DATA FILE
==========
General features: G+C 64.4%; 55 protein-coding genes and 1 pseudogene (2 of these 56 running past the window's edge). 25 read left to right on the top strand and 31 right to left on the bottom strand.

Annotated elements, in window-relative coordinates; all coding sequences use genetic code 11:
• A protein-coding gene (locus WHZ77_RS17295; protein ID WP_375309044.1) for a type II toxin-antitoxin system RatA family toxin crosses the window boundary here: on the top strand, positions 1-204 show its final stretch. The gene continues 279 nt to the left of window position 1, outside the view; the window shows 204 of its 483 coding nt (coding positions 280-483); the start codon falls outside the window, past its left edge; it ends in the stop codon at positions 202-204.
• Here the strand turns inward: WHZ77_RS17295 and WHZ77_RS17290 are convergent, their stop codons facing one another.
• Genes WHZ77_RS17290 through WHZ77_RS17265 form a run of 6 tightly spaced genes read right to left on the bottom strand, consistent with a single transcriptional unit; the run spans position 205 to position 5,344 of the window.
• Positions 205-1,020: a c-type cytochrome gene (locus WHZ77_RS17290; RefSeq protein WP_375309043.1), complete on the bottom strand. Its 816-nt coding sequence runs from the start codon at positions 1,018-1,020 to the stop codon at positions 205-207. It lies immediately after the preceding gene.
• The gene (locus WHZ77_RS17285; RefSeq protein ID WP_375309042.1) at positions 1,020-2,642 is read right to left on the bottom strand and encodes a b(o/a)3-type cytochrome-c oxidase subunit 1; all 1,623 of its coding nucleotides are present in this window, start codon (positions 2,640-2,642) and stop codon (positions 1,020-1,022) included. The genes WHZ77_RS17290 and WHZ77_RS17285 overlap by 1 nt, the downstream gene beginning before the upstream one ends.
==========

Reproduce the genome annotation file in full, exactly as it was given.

General features: G+C 64.4%; 55 protein-coding genes and 1 pseudogene (2 of these 56 running past the window's edge). 25 read left to right on the top strand and 31 right to left on the bottom strand.

Annotated elements, in window-relative coordinates; all coding sequences use genetic code 11:
• A protein-coding gene (locus WHZ77_RS17295; protein ID WP_375309044.1) for a type II toxin-antitoxin system RatA family toxin crosses the window boundary here: on the top strand, positions 1-204 show its final stretch. The gene continues 279 nt to the left of window position 1, outside the view; the window shows 204 of its 483 coding nt (coding positions 280-483); the start codon falls outside the window, past its left edge; it ends in the stop codon at positions 202-204.
• Here the strand turns inward: WHZ77_RS17295 and WHZ77_RS17290 are convergent, their stop codons facing one another.
• Genes WHZ77_RS17290 through WHZ77_RS17265 form a run of 6 tightly spaced genes read right to left on the bottom strand, consistent with a single transcriptional unit; the run spans position 205 to position 5,344 of the window.
• Positions 205-1,020: a c-type cytochrome gene (locus WHZ77_RS17290; RefSeq protein WP_375309043.1), complete on the bottom strand. Its 816-nt coding sequence runs from the start codon at positions 1,018-1,020 to the stop codon at positions 205-207. It lies immediately after the preceding gene.
• The gene (locus WHZ77_RS17285; RefSeq protein ID WP_375309042.1) at positions 1,020-2,642 is read right to left on the bottom strand and encodes a b(o/a)3-type cytochrome-c oxidase subunit 1; all 1,623 of its coding nucleotides are present in this window, start codon (positions 2,640-2,642) and stop codon (positions 1,020-1,022) included. The genes WHZ77_RS17290 and WHZ77_RS17285 overlap by 1 nt, the downstream gene beginning before the upstream one ends.